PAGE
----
Seifert Has Background for 49ers : He Avoids the Limelight That Walsh Once Enjoyed, but the Success Is the Same


Fishing, as an avocation, doesn’t fit into the ego-driven lifestyle of an ordinary football coach.

But it suits George Seifert.

In his six-month off-season, Seifert, the serene, self-effacing coach of the San Francisco 49ers, spends every other weekend on his 25-foot fishing boat, which he ties up year-round at his summer home on Bodega Bay.

He prefers to fish alone. As a man of the ‘90s, though, he makes it a point to pack a telephone in his tackle box--but not to check up on his assistant coaches, or even Joe Montana.


“When the sun goes down in the bay, I always call my wife,” Seifert said the other day. “I remind her, ‘It’s time to put the barbecue on.’ ”

What if the fish aren’t biting?

“We’re ready for that, too,” he said. “I just tell her, ‘It’s time to go get the hot dogs.’ ”

It wouldn’t bother George Seifert too much if the NFL folded next week and he had to fish all year. He seems totally out of sync with the flamboyance of pro football--the circus atmosphere, the crowds, the color, the romance of the game.


Nor has he made much impression, personally, on the league. During a recent Sunday game at Candlestick Park, the referee, Howard Roe, speaking on the public address system, called him “Coach Syfert.”

The right pronunciation is SEE -fert, of course, but how would a referee know that? Nobody ever talks about Seifert, except for Seifert’s family, and a few friends.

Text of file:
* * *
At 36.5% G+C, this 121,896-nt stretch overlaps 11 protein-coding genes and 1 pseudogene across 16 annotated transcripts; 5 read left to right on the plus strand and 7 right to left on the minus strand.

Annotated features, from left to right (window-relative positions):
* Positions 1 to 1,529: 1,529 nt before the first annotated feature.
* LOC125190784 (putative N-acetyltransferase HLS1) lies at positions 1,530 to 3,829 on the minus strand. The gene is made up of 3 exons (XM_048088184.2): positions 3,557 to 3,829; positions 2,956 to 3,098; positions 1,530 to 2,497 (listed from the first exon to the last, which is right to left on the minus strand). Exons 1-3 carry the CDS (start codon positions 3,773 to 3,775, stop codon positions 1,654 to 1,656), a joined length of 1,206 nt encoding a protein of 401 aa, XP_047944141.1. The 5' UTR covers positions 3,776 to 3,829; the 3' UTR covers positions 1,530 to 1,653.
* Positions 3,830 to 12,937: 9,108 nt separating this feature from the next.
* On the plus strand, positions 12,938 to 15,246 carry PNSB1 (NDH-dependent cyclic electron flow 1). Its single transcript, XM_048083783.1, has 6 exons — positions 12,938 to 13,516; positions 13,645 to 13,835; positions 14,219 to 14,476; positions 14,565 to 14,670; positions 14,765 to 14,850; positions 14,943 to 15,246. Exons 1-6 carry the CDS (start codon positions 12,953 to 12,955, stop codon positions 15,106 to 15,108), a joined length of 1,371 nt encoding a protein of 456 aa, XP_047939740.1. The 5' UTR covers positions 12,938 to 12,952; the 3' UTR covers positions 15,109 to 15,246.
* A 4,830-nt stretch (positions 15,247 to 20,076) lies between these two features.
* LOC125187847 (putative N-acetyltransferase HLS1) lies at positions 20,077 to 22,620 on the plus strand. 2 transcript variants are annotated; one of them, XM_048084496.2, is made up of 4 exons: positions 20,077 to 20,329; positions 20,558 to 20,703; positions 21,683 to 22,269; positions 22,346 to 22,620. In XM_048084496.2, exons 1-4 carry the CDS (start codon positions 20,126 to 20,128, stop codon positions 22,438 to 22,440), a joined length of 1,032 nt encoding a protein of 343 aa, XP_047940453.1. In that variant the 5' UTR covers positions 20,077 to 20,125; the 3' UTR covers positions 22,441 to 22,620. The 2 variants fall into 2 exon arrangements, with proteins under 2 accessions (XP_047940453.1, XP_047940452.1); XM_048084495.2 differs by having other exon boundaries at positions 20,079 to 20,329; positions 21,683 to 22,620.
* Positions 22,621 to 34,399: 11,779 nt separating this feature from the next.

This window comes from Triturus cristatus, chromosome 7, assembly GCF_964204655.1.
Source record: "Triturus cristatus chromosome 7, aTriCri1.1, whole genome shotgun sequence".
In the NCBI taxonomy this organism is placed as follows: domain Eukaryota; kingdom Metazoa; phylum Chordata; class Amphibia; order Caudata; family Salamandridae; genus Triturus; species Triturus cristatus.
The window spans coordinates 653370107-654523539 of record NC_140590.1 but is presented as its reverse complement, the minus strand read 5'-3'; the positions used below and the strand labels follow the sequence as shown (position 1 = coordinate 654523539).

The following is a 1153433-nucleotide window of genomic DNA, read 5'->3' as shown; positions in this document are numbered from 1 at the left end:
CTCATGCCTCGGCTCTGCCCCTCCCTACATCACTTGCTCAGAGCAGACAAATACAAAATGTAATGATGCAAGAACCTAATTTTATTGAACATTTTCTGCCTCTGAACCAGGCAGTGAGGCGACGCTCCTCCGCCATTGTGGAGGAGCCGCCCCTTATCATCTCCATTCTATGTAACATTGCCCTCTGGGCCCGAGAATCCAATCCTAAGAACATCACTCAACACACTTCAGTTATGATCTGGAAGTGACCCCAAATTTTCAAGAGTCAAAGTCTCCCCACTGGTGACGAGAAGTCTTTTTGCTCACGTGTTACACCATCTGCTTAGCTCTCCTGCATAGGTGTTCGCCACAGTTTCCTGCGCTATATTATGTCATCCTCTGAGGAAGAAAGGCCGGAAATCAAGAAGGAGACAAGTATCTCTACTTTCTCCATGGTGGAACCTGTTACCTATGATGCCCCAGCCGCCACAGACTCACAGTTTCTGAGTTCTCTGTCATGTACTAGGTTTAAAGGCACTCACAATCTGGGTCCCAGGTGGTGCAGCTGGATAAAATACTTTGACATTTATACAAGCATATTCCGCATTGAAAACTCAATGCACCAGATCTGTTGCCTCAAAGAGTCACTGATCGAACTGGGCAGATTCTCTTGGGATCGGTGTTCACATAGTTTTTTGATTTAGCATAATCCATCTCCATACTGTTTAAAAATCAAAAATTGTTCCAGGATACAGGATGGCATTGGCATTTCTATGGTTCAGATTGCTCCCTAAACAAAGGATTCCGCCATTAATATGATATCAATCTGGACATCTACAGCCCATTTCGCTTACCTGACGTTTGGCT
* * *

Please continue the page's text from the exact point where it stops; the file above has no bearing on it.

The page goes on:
A good friend, Paul Wiggin, the director of pro personnel for the Minnesota Vikings, said: “He isn’t a recluse, exactly, but he’s different--the quietest coach I’ve ever known. Seifert is the antithesis of (Atlanta Falcon Coach) Jerry Glanville.”

Yet, Glanville is struggling again this year, and Seifert is back on top.


In his fourth season as the leader of the 49ers, he is back doing the same old thing: extending a winning tradition. Since 1989, the 49ers under Seifert are 14-2, 14-2, 10-6 and 11-2, with three games left this season.

Having already won a Super Bowl game, Seifert has made by far the fastest four-year start in NFL history. His batting average, .803, is one of the highest in any sport for a coach’s first 66 regular-season and postseason games. His four-year record is 53-13. Last month, replacing longtime record-holder Paul Brown, he won his 50th faster than any NFL predecessor.

The improbably quiet football coach has been improbably successful, but that isn’t the most surprising thing. The surprise is that Seifert has succeeded as the successor to a legend, Bill Walsh, who led the 49ers to three Super Bowl victories in eight years.

It has been an immutable fact that those who succeed legends don’t win--as those who replaced Vince Lombardi, Bear Bryant and so many others all proved.


What’s different about Seifert?

There is apparently a two-part explanation:

--Walsh, the man who built the machine for Seifert, isn’t any old legend. He is probably the greatest coach at least since Lombardi.

In his final years with the 49ers, Walsh, deliberately setting out to create a dynasty, consciously improved the reserve strength, as well as the starters, in most departments.


--Seifert, an X’s and O’s expert, seems to have, in addition, the leadership and personality attributes of a consistent winner. In those respects, he is a match for Walsh.

“I think Seifert is what an NFL coach should be: bright, energetic and low-key,” said a veteran Bay Area observer, Leonard Koppett of the New York Times and Contra Costa Times. “And the greatest of these is his self-effacing approach. As you know, we have a lot of (famous players) here--and Seifert doesn’t have the conflicts with the players that a coach with a big ego (might have).”